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A History of Black Friday

Black Friday, the day after Thanksgiving, is regarded by many as the beginning of the Christmas shopping season. And while you might be planning on staying in and avoiding the crowds or simply stopping by your local coin shop, since 2005, Black Friday has been the busiest shopping day of the year. With retailers extending their hours and deals every year, the crowds and chaos show no signs of decreasing.

While not a federal holiday, several states observe the day after Thanksgiving as a holiday, which means many state and school employees have the day off. Therefore, the number of potential shoppers greatly increases. Here’s a look at the history and evolution of Black Friday.

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Panic in Gold room on Black Friday

The first recorded use of the term “Black Friday” was applied not to holiday shopping but to financial crisis: specifically, the crash of the U.S. gold market on September 24, 1869. Two Wall Street financiers, Jay Gould and Jim Fisk, worked together to buy up as much as they could of the nation’s gold, hoping to drive the price sky-high and sell it for astonishing profits. On that Friday in September, the conspiracy finally unraveled, sending the stock market into free-fall and bankrupting everyone from Wall Street barons to farmers.

Likely the most commonly repeated story behind Black Friday tradition is it’s links to retailers. As the story goes, after an entire year of operating at a loss (“in the red”) stores would supposedly earn a profit (“went into the black”) on the day after Thanksgiving, because holiday shoppers blew so much money on discounted merchandise. Though it’s true that retail companies used to record losses in red and profits in black when doing their accounting, this version of Black Friday’s origin is the officially sanctioned—but inaccurate—story behind the tradition.

In recent years, another myth has surfaced that gives a particularly ugly twist to the tradition, claiming that back in the 1800s Southern plantation owners could buy slaves at a discount on the day after Thanksgiving. Though this version of Black Friday’s roots has understandably led some to call for a boycott of the retail holiday, it has no basis in fact.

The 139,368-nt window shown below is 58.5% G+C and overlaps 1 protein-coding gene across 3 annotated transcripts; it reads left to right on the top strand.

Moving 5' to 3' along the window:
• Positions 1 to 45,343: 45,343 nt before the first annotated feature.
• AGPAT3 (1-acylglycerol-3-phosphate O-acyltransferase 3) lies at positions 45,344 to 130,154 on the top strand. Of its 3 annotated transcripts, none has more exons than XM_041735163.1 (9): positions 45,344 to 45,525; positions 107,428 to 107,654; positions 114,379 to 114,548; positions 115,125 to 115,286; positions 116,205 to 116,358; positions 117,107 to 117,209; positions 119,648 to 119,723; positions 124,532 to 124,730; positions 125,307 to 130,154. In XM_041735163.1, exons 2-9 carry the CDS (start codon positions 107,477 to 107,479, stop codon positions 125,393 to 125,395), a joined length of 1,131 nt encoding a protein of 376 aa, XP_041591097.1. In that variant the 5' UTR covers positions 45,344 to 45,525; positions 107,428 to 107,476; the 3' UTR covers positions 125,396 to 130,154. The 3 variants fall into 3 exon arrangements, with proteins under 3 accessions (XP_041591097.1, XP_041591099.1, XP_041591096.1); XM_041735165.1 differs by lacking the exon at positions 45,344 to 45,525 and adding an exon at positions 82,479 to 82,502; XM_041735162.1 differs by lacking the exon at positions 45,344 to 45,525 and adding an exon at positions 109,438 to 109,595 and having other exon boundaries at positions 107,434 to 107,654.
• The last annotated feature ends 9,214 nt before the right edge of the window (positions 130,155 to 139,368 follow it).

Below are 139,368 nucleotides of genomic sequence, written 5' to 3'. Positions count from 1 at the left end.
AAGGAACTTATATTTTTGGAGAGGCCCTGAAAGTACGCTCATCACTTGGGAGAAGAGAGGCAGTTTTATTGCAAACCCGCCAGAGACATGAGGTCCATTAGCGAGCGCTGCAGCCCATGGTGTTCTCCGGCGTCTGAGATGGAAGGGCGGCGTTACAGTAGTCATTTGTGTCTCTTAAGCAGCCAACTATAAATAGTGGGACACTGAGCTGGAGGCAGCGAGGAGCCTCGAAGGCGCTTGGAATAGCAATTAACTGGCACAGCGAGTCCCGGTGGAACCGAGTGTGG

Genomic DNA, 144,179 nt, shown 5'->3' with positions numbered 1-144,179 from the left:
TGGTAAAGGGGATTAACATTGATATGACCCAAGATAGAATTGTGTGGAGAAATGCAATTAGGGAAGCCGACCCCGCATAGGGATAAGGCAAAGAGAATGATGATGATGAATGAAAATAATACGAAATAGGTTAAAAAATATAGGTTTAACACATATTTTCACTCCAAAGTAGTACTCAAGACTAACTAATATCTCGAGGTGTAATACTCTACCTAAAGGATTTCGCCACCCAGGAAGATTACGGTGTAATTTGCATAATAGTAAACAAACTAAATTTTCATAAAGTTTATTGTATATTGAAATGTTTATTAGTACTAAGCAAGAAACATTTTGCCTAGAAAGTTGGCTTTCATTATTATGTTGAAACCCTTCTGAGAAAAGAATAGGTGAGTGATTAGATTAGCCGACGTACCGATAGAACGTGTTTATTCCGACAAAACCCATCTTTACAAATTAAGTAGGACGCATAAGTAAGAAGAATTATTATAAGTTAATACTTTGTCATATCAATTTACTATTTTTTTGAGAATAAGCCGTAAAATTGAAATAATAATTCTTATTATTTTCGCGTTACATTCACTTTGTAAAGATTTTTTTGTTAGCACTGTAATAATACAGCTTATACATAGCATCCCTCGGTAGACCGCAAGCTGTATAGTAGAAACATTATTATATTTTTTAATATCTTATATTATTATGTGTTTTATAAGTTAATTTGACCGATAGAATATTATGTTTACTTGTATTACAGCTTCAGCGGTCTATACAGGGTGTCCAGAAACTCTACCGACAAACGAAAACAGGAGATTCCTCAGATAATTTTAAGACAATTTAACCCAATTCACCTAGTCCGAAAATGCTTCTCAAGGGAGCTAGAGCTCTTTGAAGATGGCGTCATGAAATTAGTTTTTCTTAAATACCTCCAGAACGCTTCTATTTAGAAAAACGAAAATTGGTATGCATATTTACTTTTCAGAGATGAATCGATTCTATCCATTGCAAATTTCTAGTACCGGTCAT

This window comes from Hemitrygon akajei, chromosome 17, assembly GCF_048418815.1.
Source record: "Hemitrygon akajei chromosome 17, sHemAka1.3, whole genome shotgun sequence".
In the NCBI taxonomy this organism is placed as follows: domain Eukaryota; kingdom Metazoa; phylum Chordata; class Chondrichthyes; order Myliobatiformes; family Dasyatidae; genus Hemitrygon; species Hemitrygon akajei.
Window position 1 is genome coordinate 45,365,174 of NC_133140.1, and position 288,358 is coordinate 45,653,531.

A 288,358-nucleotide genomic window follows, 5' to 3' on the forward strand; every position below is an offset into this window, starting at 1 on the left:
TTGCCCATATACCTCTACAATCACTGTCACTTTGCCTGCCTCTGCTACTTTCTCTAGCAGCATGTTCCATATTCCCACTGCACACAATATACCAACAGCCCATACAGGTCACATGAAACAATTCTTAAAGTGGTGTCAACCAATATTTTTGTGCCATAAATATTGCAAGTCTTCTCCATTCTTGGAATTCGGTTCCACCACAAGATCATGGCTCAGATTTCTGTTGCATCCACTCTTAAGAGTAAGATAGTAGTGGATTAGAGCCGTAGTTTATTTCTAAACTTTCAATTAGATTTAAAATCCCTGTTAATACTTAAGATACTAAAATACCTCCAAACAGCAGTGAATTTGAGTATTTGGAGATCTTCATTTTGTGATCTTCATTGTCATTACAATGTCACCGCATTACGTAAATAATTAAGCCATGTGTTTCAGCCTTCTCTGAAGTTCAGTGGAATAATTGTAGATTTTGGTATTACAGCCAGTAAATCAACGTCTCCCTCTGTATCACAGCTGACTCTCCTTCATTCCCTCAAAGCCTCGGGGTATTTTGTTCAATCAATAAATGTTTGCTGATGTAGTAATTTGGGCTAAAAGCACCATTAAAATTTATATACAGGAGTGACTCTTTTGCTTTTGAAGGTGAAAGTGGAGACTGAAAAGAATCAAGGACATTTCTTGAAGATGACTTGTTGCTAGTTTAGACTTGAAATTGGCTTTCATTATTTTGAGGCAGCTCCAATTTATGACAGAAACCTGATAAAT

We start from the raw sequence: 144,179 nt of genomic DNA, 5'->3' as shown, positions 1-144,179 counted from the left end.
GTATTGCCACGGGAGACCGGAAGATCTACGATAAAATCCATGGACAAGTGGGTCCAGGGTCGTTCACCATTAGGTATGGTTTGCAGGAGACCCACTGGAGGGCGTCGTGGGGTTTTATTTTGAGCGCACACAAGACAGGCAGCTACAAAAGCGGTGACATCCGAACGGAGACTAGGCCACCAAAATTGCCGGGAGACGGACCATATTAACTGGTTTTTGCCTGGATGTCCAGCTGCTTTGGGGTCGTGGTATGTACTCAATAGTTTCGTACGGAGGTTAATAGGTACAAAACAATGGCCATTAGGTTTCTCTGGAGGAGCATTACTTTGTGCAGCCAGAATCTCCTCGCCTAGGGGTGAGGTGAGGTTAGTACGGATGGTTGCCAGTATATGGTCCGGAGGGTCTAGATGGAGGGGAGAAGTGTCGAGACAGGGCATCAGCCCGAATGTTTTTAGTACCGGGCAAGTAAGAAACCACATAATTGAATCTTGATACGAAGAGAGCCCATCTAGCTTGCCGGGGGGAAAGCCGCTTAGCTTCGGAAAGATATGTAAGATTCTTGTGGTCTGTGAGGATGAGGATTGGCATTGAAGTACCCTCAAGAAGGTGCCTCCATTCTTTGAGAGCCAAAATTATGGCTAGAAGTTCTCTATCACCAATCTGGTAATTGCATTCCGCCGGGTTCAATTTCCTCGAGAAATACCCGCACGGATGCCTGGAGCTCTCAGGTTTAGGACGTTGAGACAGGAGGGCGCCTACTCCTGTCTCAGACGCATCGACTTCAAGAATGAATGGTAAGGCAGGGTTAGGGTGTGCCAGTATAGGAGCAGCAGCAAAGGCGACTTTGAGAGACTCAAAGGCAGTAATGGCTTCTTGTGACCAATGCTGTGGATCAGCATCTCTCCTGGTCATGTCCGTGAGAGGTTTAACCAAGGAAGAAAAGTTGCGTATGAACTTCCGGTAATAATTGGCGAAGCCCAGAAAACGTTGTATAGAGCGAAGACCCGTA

The true story behind Black Friday, however, is not as sunny as retailers might have you believe with the red and black accounting. Back in the 1950s, police in the city of Philadelphia used the term to describe the chaos that ensued on the day after Thanksgiving, when hordes of suburban shoppers and tourists flooded into the city in advance of the big Army-Navy football game held on that Saturday every year. Not only would Philly cops not be able to take the day off, but they would have to work extra-long shifts dealing with the additional crowds and traffic. Shoplifters would also take advantage of the craziness in stores to make off with merchandise, adding to the law enforcement headache.

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1908 Army–Navy game at Franklin Field

By 1961, “Black Friday” had caught on in Philadelphia, to the extent that the city’s merchants and boosters tried unsuccessfully to change it to “Big Friday” in order to remove the negative connotations. The term didn’t spread to the rest of the country until much later, however, and as recently as 1985 it wasn’t in common use nationwide. Sometime in the late 1980s, however, retailers found a way to reinvent Black Friday and turn it into something that reflected positively, rather than negatively, on them and their customers. The result was the “red to black” concept of the holiday and the notion that the day after Thanksgiving marked the occasion when America’s stores finally turned a profit.

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Crowd of People on Black Friday Waiting for JcPenney’s to Open

That Black Friday story stuck, and pretty soon the term’s roots in Philadelphia were largely forgotten. Since then, the one-day sales bonanza has morphed into a four-day event, and spawned other “retail holidays” such as Small Business Saturday/Sunday and Cyber Monday. Stores started opening earlier and earlier on that Friday, and now the most dedicated shoppers can head out right after their Thanksgiving meal. According to a pre-holiday survey by the National Retail Federation, an estimated 135.8 million Americans definitely plan to shop over the Thanksgiving weekend (58.7 percent of those surveyed), though even more (183.8 million, or 79.6 percent) said they would or might take advantage of the online deals offered on Cyber Monday.


Happy Black Friday and happy shopping!

Maybe consider avoiding the madness outside and pop by our ebay store for thousands of listings of coins, postcards, stamps, and more collectibles! 

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